These movements are bizarre, occasionally uncomfortable and annoying but also kind of amazing.  While Joe partakes when he can, it's me that knows the schedule and it's me that feels the full breadth of every kick and stretch.  While we've yet to meet face to face, I'm starting to get an idea as to who this little person is - small glimpses into his personality.  I wonder if I'll recognize his moves when he's out, putting the pieces to the puzzle together confirming what I felt but couldn't see.  Even though pregnancy is fraught with more than its share of discomfort, it's in these moments of movement that I'm reminded just how incredible the entire process is.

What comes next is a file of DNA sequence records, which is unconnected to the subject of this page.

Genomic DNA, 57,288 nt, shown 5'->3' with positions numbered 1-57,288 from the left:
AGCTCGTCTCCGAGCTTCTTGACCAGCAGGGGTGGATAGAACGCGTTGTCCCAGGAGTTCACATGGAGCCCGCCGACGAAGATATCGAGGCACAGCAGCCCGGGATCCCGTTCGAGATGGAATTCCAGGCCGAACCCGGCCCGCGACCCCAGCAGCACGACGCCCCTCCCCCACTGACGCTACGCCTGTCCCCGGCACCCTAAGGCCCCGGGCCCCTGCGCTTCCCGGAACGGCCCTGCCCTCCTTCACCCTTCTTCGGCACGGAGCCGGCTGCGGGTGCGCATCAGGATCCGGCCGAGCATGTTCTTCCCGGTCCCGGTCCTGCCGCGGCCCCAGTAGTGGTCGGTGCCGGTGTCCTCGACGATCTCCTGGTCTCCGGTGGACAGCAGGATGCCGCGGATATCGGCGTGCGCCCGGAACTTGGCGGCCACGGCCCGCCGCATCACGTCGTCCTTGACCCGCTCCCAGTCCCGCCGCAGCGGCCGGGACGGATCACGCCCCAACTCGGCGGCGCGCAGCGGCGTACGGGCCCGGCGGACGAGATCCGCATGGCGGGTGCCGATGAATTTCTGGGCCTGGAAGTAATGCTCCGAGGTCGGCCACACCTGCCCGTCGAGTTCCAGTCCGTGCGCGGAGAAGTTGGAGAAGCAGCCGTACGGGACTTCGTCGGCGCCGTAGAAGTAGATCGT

And that's about as sentimental as I'll get.

An Escape Up the Coast


| Tuesday, 5 August 2014
Joe was working like crazy.  A combination of being generally understaffed and unsupported with colleagues on holidays, jobs coming up at the same time and problems with equipment kept him at the office to nearly midnight (or sometimes after) for an entire week.  The poor guy would arrive at home, eat an extremely late dinner and slump into bed only to wake up at 6 and do it all again.  We had planned a night away before everything went nuts but of course, had to cancel the night before as Joe just couldn't get away.  When the following week calmed down, the time away was even more needed as I wondered if he might turn up at home one day telling me he quit his job.